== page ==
A small boutique hotel in Southeast Asia called Journey’s Within, specializes in what they call “Active Philanthropy.” The idea is that when travelers visit a community, their visit must have a tangible, positive impact. Their philanthropy started with a simple tour – The Give and Take Tour – which allowed guests to visit Cambodia, see the sites, and volunteer at a local school. This popular tour has since evolved into a foundation called Journey’s Within Our Community (JWOC), whose slogan “See a Problem, Solve a Problem” has led to the development of clean water wells, language schools, scholarship programs, and much, much more. Journey’s Within customizes all of their tours, including a family fun giving back vacation which includes visits and volunteer opportunities at JWOC project sites. Journey’s Within notes that this particular family tour is “a way to give back and become a part of a better future for this country and to show your kids the amazing rewards of helping others”.
Many resorts are facilitating traveling philanthropy through their own charitable foundations. In Los Cobos, the Solmar Hotels and Resorts invites guests to join with their philanthropic arm, the Solmar Foundation and support their local community’s need for social services. Resort guests often arrive to the luxurious Solmar Hotels and Resorts with suitcases full of donation items, including school supplies for local orphanages and clothing for homeless shelters. The foundation also organizes guided excursions for guests to visit local community development programs allowing visitors to get involved first hand.
How Can You Help?
If you would like to learn more about volunteer travel, be sure to check out TogetherforGood.org, a non-profit organization helping traveling individuals make a difference in the lives of others. The following organizations also specialize in customizing volunteering expeditions, including experiences that are suitable for young children:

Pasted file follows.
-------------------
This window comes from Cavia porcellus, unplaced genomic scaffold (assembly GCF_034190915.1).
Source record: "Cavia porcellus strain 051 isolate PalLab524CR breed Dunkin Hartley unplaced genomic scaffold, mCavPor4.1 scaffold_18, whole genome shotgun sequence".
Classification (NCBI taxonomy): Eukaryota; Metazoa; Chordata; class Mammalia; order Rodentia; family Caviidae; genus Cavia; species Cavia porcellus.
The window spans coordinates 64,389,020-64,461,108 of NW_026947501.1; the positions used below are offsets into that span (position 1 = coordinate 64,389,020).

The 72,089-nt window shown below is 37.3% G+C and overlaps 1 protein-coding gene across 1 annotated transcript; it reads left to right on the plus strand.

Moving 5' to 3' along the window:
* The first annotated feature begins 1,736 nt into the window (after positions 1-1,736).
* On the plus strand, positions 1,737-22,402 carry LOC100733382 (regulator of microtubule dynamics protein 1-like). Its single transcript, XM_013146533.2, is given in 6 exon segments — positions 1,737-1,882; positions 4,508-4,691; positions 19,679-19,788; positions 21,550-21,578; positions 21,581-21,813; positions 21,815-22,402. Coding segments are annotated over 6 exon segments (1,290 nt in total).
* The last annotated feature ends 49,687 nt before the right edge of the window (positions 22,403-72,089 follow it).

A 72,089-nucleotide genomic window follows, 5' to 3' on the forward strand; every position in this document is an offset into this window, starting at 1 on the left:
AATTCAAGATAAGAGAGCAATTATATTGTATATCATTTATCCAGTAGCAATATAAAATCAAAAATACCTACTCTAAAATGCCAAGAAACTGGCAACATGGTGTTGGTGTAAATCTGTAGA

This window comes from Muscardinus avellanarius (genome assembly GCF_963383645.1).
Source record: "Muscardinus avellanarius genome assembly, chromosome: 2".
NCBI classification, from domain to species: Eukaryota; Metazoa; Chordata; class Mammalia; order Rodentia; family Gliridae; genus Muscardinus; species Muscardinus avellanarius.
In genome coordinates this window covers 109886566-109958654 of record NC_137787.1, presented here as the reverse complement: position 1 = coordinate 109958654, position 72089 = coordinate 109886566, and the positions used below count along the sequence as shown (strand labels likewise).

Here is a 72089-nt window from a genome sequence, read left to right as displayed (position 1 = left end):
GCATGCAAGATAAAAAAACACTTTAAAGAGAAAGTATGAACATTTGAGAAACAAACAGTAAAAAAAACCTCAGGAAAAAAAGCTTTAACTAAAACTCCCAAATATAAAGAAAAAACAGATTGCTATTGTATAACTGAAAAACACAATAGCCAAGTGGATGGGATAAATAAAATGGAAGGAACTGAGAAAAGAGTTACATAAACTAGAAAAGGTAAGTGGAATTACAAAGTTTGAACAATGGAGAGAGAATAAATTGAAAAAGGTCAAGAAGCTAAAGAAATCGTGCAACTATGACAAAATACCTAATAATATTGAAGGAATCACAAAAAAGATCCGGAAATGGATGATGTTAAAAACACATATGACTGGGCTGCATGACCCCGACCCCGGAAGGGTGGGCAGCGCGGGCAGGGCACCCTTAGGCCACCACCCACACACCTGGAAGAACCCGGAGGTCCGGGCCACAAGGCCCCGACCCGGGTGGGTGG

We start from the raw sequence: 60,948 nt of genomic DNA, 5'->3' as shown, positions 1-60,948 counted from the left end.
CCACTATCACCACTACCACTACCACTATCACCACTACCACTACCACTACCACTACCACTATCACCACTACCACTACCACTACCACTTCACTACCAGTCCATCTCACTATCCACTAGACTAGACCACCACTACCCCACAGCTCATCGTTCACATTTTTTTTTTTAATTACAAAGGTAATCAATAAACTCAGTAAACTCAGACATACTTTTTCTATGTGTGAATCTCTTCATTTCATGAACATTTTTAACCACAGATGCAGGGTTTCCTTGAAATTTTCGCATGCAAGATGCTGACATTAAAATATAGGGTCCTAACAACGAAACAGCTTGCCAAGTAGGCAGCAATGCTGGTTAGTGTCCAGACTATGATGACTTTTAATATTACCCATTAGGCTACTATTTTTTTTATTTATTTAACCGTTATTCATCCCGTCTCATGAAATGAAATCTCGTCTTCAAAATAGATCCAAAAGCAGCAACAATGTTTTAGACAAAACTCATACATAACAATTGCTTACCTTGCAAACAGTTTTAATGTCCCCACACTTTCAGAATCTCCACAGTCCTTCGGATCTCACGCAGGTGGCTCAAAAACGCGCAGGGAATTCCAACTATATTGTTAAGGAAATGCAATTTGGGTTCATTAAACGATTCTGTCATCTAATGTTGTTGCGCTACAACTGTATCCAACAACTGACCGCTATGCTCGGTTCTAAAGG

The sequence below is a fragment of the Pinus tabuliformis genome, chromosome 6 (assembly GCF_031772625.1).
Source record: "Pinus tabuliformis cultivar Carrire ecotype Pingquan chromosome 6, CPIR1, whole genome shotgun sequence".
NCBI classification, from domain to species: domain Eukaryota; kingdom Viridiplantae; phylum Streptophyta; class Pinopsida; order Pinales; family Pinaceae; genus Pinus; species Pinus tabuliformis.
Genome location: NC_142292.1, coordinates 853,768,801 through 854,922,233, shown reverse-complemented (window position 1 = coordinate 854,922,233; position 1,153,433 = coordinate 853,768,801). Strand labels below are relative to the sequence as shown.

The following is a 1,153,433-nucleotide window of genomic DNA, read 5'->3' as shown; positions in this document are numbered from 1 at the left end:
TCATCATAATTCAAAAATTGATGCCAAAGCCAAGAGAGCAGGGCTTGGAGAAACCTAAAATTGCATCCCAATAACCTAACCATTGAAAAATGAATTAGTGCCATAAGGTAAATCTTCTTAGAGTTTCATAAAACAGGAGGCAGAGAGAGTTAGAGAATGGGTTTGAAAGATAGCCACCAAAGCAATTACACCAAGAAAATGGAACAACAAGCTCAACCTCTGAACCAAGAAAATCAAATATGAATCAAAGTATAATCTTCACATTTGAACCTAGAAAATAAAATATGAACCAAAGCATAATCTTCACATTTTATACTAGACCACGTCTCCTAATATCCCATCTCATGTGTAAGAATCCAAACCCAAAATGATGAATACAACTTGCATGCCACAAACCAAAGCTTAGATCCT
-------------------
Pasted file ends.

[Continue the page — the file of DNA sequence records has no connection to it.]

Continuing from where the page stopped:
- Roadmonkey – Focuses on customizing voluntourism expeditions
- Red Travel Mexico – Specializing in conservation adventures
- Globe Aware – Volunteer vacations which combine adventure and service
- Global Citizens Network – Focus on cross-cultural learning and expeditions
- Habitat for Humanity: Global Village Program – Specializing in volunteering trips to build homes for those in need
So here’s your challenge: next time you’re traveling, take a look around and consider the economic, environmental, and cultural impacts to your visit. Are you leaving a positive impact? Then consider combining philanthropy with travel. In the words of the wise Dr. Seuss, “Unless someone like you cares a whole awful lot, nothing is going to get better. It’s not.” Fortunately, we need only open our eyes to see that there are many to help, and we need only look at ourselves to realize that there are a multitude of ways we can all help, even when we’re traveling.
This article was co-authored by LiLing Pang, CEO and Founder of Trekaroo and Ann Anderson, Trekaroo’s Assistant Blog Editor.